Reading Religion review of “Baptists Through the Centuries”

Reviewed BY LYDIA HOYLE on January 11, 2019

David W. Bebbington’s Baptists Through the Centuries explores the Baptist tradition across four centuries and several continents. Building primarily on published research, Bebbington works to synthesize scholarship on Baptists and organize it in a way that gives order to the diverse emphases, theologies, and practices that have characterized the tradition. In this second edition, Bebbington also attempts to broaden the narrative by extending it beyond North America and England to include Latin America, Nigeria, and the Naga Hills of India.

According to Bebbington, Baptists Through the Centuries is “the printed equivalent of a course” (xi) he has taught to seminary students. Not surprisingly, then, the tone is generally that of a textbook. Indeed, the book would provide a helpful resource for students in a Baptist history course. It begins, as one might expect, with an overview of the reformation. Subsequent chapters are arranged both chronologically and topically with the goal of exploring central themes and developments in the Baptist story—especially as it unfolded in England and America. The author includes recommendations for further reading at the end of each chapter but provides only minimal endnotes for those interested in digging deeper into specific topics in the book.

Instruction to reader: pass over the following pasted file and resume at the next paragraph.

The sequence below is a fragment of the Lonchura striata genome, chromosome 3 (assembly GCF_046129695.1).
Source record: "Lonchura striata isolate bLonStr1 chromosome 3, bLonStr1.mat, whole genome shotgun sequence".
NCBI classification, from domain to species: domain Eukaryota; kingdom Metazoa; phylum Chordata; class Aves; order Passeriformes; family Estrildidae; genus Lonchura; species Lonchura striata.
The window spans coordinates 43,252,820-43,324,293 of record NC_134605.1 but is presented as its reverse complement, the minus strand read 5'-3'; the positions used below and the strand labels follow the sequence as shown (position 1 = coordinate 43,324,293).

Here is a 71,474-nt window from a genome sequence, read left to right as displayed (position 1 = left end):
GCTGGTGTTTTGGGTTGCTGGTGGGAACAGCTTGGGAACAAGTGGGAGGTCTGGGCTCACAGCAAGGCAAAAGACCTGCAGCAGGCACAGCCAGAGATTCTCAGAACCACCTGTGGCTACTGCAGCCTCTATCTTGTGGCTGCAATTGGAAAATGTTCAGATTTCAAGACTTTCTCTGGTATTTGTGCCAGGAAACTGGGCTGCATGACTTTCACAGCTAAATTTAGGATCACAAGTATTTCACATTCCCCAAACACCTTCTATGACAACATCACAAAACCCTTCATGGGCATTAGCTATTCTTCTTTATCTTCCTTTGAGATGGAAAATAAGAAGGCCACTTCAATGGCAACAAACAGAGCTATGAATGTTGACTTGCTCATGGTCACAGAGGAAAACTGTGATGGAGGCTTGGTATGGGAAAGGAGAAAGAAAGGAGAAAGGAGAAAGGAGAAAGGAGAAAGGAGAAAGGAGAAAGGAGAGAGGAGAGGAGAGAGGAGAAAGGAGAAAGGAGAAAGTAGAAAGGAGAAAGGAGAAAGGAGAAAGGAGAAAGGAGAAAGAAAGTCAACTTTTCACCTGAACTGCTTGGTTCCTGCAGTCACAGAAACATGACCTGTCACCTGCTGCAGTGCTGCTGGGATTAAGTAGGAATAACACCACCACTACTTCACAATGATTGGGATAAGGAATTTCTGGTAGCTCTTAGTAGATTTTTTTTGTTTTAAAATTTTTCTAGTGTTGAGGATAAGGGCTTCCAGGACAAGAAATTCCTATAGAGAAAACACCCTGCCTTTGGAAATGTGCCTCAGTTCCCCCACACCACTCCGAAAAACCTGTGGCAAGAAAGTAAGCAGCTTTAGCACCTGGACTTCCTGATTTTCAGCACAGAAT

In the midst of providing a broad survey of Baptist history, Bebbington occasionally offers a much more detailed exploration of particular topics. This can particularly be seen in his discussion of the relationship between Anabaptists and Baptists. Here, a number of historiographical controversies receive attention. Bebbington offers both the specific data that supports opposing viewpoints and his own conclusion that Baptists derived little from the Anabaptists except for their non-predestinarian theology of salvation.

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